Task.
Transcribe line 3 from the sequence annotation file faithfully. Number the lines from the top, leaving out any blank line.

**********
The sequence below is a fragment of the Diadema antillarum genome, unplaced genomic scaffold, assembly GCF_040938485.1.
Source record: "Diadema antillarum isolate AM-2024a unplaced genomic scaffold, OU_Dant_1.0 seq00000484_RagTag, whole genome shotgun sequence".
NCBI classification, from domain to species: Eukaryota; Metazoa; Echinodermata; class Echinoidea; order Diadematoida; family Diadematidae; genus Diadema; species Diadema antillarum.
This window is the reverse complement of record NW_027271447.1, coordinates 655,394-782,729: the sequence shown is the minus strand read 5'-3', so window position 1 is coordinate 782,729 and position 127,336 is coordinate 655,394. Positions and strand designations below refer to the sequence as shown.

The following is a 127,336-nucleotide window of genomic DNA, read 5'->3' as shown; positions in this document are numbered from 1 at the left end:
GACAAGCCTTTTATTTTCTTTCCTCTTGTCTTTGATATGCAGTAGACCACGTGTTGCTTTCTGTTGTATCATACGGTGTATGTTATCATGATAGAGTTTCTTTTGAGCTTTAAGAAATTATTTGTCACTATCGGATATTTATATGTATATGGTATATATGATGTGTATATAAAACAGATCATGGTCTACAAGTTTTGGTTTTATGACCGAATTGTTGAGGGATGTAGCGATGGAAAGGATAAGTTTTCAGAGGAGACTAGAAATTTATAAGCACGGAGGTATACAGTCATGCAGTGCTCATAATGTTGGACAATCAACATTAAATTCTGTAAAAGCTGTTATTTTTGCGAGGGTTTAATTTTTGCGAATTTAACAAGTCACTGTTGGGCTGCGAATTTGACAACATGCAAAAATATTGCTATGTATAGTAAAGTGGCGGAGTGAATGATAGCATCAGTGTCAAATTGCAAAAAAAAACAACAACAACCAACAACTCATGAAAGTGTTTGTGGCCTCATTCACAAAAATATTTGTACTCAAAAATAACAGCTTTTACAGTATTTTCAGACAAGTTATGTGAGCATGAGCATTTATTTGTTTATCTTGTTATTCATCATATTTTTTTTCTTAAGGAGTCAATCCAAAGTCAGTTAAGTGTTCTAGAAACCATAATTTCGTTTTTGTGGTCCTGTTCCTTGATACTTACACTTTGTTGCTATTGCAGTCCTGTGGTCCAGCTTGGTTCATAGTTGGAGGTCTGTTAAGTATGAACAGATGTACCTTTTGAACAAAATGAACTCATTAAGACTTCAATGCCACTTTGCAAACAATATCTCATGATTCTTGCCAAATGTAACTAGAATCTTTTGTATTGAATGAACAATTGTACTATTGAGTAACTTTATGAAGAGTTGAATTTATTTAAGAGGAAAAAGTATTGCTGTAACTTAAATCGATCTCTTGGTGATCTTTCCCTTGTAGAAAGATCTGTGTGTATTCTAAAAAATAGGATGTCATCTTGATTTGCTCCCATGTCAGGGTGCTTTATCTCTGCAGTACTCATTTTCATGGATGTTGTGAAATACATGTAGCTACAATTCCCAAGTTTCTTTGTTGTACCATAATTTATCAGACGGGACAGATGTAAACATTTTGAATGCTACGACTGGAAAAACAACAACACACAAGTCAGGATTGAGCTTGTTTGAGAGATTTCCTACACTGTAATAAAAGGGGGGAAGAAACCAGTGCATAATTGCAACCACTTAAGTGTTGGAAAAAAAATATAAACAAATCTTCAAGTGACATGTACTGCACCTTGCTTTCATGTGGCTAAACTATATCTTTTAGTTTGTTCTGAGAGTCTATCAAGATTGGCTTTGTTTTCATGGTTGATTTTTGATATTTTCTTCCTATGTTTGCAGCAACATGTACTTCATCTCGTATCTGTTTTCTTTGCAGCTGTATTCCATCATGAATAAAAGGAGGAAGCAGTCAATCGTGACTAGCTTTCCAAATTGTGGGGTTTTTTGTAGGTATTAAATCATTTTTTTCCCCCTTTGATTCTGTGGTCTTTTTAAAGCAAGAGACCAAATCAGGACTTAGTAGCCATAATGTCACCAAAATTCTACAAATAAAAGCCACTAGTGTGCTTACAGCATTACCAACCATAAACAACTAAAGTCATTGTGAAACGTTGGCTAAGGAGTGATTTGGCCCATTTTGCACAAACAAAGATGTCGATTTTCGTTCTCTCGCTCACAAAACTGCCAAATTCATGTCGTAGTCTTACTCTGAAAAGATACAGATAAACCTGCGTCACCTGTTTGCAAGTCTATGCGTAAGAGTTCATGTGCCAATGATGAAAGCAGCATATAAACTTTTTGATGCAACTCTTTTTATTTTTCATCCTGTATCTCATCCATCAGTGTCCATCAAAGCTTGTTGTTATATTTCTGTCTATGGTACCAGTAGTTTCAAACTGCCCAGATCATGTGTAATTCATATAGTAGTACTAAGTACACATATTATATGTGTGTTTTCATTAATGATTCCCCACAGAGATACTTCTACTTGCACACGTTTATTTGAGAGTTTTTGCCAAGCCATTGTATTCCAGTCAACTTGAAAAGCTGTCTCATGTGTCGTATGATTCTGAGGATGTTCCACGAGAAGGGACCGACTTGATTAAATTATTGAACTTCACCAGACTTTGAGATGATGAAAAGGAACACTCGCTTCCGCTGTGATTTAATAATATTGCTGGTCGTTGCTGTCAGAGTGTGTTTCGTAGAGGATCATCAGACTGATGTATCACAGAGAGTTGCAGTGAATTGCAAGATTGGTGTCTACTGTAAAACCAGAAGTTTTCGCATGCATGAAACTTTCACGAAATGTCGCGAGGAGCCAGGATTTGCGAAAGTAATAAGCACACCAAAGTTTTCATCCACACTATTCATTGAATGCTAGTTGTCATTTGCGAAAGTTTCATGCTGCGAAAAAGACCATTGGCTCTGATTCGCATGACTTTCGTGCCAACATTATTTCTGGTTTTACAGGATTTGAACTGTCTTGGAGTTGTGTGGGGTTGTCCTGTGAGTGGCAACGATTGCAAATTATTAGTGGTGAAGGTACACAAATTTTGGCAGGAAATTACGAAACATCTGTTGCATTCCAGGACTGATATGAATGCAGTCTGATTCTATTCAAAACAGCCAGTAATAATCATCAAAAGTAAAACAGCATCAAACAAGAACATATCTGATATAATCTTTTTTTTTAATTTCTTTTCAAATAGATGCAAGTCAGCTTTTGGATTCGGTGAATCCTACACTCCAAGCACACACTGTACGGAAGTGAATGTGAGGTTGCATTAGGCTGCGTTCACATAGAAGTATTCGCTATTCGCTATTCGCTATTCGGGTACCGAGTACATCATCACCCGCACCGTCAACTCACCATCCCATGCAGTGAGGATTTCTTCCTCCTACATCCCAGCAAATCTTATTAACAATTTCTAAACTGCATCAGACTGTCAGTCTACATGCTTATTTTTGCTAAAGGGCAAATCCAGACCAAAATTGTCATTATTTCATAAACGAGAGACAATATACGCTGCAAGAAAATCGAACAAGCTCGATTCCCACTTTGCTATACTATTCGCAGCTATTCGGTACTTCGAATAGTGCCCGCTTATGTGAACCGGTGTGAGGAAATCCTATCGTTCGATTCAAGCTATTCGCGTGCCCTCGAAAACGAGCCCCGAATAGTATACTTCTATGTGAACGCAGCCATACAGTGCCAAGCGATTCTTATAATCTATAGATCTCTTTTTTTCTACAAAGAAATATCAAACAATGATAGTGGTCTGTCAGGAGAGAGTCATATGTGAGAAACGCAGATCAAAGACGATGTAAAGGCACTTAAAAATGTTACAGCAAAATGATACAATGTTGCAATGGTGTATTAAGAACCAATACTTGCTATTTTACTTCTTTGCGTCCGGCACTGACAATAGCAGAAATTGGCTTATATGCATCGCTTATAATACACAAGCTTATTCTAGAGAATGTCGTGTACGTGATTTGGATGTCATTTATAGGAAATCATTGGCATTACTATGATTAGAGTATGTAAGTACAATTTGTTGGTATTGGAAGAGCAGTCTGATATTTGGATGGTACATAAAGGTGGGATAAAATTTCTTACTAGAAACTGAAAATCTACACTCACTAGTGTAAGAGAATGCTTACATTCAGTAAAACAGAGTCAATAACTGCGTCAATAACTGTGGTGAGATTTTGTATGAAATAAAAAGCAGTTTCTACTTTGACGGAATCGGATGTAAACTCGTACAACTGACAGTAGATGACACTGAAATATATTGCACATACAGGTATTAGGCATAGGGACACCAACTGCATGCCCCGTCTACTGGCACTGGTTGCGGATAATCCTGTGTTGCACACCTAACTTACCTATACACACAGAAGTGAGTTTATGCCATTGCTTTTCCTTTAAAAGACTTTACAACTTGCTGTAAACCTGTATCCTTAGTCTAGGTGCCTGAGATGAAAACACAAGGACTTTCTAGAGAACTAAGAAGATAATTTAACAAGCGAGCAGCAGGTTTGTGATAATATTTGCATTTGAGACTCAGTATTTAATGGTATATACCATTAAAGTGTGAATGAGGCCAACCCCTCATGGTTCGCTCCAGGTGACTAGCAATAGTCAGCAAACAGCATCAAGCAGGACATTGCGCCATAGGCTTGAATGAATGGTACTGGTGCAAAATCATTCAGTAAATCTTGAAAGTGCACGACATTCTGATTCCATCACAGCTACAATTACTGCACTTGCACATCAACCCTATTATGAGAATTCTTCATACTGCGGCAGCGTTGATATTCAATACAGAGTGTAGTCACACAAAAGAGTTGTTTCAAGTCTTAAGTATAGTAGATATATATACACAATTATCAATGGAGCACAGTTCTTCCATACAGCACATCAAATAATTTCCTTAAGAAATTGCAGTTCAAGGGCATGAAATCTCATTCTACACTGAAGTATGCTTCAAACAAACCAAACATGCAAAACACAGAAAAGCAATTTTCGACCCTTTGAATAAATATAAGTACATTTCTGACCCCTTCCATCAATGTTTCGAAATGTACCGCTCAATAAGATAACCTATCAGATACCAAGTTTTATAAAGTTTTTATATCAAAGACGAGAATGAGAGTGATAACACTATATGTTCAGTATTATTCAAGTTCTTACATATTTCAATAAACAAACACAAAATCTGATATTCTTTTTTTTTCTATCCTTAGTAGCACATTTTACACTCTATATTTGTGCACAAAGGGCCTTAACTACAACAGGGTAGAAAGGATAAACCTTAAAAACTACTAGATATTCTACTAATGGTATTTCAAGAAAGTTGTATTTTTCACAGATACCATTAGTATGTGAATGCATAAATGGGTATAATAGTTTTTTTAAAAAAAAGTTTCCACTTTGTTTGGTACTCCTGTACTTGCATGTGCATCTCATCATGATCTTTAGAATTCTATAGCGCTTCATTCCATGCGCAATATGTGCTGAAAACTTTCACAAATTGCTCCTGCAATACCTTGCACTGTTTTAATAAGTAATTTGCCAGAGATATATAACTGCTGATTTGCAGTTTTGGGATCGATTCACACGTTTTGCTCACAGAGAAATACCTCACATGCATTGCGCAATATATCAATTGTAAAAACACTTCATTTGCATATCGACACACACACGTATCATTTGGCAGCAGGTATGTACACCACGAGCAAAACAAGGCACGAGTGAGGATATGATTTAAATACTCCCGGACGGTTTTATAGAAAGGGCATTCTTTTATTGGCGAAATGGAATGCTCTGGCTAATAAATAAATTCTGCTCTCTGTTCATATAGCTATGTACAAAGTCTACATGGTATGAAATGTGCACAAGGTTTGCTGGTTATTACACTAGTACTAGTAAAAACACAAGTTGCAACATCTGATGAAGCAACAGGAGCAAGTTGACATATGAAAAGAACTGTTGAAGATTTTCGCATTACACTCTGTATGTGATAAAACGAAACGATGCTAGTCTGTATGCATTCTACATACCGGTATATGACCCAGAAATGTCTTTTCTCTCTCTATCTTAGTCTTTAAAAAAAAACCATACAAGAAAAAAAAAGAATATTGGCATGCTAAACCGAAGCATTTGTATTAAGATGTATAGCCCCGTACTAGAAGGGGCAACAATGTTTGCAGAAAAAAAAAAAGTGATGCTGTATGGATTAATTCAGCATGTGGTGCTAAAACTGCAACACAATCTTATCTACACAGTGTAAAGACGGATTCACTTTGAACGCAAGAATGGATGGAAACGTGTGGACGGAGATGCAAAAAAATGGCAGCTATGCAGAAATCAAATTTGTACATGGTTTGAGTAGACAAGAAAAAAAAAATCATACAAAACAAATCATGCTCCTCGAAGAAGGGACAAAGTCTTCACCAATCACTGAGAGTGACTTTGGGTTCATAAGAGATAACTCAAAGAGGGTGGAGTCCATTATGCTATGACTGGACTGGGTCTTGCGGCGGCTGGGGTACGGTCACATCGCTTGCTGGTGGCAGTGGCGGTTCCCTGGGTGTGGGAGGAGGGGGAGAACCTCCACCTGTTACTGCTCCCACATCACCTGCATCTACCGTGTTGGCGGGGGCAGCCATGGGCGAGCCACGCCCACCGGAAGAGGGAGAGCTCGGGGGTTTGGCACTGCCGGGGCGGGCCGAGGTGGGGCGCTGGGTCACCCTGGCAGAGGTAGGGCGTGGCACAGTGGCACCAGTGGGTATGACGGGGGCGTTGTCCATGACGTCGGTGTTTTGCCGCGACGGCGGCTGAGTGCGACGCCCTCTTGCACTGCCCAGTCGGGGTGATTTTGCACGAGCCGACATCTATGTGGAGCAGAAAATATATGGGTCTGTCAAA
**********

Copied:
NCBI classification, from domain to species: Eukaryota; Metazoa; Echinodermata; class Echinoidea; order Diadematoida; family Diadematidae; genus Diadema; species Diadema antillarum.